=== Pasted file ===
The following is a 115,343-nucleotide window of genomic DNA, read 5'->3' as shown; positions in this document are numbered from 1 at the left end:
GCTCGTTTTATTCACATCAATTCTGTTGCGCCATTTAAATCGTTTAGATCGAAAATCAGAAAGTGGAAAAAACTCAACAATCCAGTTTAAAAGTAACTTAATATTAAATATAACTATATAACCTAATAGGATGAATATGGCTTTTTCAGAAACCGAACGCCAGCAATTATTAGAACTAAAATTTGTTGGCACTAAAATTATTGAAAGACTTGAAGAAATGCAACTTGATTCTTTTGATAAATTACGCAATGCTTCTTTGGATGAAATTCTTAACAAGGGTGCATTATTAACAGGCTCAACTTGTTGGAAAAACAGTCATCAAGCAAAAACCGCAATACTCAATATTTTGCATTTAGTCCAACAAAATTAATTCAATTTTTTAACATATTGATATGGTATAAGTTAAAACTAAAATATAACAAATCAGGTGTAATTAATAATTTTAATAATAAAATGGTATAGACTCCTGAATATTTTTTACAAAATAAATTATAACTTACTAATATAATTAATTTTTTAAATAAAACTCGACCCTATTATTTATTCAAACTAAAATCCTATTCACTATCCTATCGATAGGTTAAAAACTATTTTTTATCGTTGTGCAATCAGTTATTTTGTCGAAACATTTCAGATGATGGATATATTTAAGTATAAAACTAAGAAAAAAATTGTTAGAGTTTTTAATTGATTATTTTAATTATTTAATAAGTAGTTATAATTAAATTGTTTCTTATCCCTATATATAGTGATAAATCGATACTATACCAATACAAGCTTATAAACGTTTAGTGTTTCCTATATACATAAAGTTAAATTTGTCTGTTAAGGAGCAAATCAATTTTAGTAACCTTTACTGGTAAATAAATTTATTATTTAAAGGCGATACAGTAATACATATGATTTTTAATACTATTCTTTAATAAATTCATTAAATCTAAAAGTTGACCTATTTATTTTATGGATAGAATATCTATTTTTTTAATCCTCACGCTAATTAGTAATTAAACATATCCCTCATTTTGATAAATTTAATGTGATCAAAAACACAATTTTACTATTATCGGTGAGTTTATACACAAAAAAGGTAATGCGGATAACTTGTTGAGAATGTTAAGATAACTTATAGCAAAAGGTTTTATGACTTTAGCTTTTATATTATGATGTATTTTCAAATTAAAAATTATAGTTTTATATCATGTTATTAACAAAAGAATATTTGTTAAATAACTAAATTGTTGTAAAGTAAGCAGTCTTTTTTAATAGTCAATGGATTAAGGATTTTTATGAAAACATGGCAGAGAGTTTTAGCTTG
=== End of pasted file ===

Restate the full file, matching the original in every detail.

The following is a 115,343-nucleotide window of genomic DNA, read 5'->3' as shown; positions in this document are numbered from 1 at the left end:
GCTCGTTTTATTCACATCAATTCTGTTGCGCCATTTAAATCGTTTAGATCGAAAATCAGAAAGTGGAAAAAACTCAACAATCCAGTTTAAAAGTAACTTAATATTAAATATAACTATATAACCTAATAGGATGAATATGGCTTTTTCAGAAACCGAACGCCAGCAATTATTAGAACTAAAATTTGTTGGCACTAAAATTATTGAAAGACTTGAAGAAATGCAACTTGATTCTTTTGATAAATTACGCAATGCTTCTTTGGATGAAATTCTTAACAAGGGTGCATTATTAACAGGCTCAACTTGTTGGAAAAACAGTCATCAAGCAAAAACCGCAATACTCAATATTTTGCATTTAGTCCAACAAAATTAATTCAATTTTTTAACATATTGATATGGTATAAGTTAAAACTAAAATATAACAAATCAGGTGTAATTAATAATTTTAATAATAAAATGGTATAGACTCCTGAATATTTTTTACAAAATAAATTATAACTTACTAATATAATTAATTTTTTAAATAAAACTCGACCCTATTATTTATTCAAACTAAAATCCTATTCACTATCCTATCGATAGGTTAAAAACTATTTTTTATCGTTGTGCAATCAGTTATTTTGTCGAAACATTTCAGATGATGGATATATTTAAGTATAAAACTAAGAAAAAAATTGTTAGAGTTTTTAATTGATTATTTTAATTATTTAATAAGTAGTTATAATTAAATTGTTTCTTATCCCTATATATAGTGATAAATCGATACTATACCAATACAAGCTTATAAACGTTTAGTGTTTCCTATATACATAAAGTTAAATTTGTCTGTTAAGGAGCAAATCAATTTTAGTAACCTTTACTGGTAAATAAATTTATTATTTAAAGGCGATACAGTAATACATATGATTTTTAATACTATTCTTTAATAAATTCATTAAATCTAAAAGTTGACCTATTTATTTTATGGATAGAATATCTATTTTTTTAATCCTCACGCTAATTAGTAATTAAACATATCCCTCATTTTGATAAATTTAATGTGATCAAAAACACAATTTTACTATTATCGGTGAGTTTATACACAAAAAAGGTAATGCGGATAACTTGTTGAGAATGTTAAGATAACTTATAGCAAAAGGTTTTATGACTTTAGCTTTTATATTATGATGTATTTTCAAATTAAAAATTATAGTTTTATATCATGTTATTAACAAAAGAATATTTGTTAAATAACTAAATTGTTGTAAAGTAAGCAGTCTTTTTTAATAGTCAATGGATTAAGGATTTTTATGAAAACATGGCAGAGAGTTTTAGCTTG